Gen Supoj Malaniyom, chief of the Centre for COVID-19 Situation Administration’s (CCSA) operations base, said the list of of low-risk countries eligible for the tourism opening scheme will be reviewed and COVID-19 screening measures will be intensified.
Gen Supoj said the CCSA’s operation centre will identify “high-risk” countries before holding a meeting on Friday to decide on the extent to which the “Test & Go” scheme may need to be revised. If the risk of further infections is considered high, the scheme may be suspended completely, reports the Bangkok Post.
“We’re monitoring the spread of Omicron in other countries, not just the UK. The situation is alarming and we must take necessary precautions,” he said.
The entry programme, which started in November, applies to fully vaccinated visitors from specific countries in an attempt to revive the tourism and service industry.
“We have to be more stringent [with the “Test & Go” scheme] and COVID-19 screening of travellers,” said Gen Supoj.
His remarks came after the Public Health Ministry said it would back suspending the programme and requiring even fully vaccinated arrivals to spend time in sandbox and state quarantine schemes.
Deputy Prime Minister and Public Health Minister Anutin Charnvirakul said the ministry forwarded the proposal to the CCSA for consideration after more Omicron cases were detected.
Dr Chakkarat Pitayawong-anant, director for epidemiology at the Department of Disease Control, yesterday confirmed the local transmission of the Omicron variant.
A 49-year-old-Thai woman contracted the virus from her husband, a Colombian pilot who arrived from Nigeria and entered the country via the sandbox programme on Nov 26.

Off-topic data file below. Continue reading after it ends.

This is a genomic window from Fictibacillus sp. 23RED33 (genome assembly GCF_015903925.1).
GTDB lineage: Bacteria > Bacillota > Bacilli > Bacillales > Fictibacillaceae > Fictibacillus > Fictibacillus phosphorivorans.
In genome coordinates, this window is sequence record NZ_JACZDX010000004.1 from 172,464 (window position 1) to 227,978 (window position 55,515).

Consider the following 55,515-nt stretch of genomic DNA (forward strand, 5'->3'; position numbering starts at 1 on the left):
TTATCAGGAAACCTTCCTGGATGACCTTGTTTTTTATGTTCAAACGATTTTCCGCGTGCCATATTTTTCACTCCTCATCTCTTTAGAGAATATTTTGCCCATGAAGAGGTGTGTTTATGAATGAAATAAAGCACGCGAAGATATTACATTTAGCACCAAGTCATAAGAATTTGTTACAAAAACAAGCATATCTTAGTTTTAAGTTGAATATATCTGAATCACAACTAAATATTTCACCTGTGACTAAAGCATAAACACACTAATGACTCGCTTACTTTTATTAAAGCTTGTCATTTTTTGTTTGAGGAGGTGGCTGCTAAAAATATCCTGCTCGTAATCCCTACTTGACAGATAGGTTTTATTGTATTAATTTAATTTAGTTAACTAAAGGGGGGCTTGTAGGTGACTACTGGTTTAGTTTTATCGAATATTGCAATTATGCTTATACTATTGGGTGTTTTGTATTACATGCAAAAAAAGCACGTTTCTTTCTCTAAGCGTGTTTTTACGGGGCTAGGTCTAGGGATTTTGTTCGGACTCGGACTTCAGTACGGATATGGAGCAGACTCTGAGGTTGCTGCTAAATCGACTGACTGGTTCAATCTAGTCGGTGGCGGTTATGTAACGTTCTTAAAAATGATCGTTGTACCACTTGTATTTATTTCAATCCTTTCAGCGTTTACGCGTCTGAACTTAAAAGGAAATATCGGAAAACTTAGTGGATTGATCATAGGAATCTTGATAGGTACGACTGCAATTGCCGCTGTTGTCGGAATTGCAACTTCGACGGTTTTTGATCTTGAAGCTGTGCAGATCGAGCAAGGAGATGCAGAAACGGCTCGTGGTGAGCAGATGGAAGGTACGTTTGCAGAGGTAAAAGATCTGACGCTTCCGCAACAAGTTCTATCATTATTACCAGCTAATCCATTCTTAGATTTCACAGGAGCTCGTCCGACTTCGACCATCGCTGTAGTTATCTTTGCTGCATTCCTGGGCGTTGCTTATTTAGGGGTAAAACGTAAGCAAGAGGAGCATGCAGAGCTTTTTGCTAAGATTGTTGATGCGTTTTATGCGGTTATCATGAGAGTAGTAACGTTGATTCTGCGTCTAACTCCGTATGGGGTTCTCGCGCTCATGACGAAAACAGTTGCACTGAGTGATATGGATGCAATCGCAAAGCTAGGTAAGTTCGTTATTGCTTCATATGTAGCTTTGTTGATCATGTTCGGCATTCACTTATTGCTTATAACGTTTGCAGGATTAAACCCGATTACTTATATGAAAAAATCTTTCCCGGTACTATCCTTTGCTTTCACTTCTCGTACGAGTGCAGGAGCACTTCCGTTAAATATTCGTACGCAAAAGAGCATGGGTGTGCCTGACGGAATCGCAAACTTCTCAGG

The man, who had received two shots of the AstraZeneca vaccine prior to entry, tested negative for COVID-19 upon arrival and received a booster shot of the Pfizer vaccine on Dec 1.
However, he spent the 4th to the 6th of December suffering from a fever, tiredness and a sore throat. His antigen test was negative.
On Dec 7 he was taken to hospital where the RT-PCR test came back positive.
On Dec 10 both he and his wife were confirmed to have contracted the variant. His wife’s Omicron infection was later confirmed as the country’s earliest recorded case.
Dr Chakkarat also backed the temporary reimposition of travel curbs.
“To slow the spread of Omicron we need to do three things - slow the arrival rate, especially under “Test & Go”, speed up vaccinations and wear masks,” he said.
Dr Supakij Sirilak, director-general of the Department of Medical Sciences, said yesterday that as of Dec 19, there were 63 confirmed Omicron cases but noted that the detection rate had increased to 3%, from less than 1% the week before.
He also noted that of arrivals who tested positive for COVID-19, about 25% were found to be infected with the Omicron variant.
Details of the infections came as Prime Minister Prayut Chan-o-cha yesterday announced that the country reached its goal of administering 100 million doses of COVID-19 vaccines.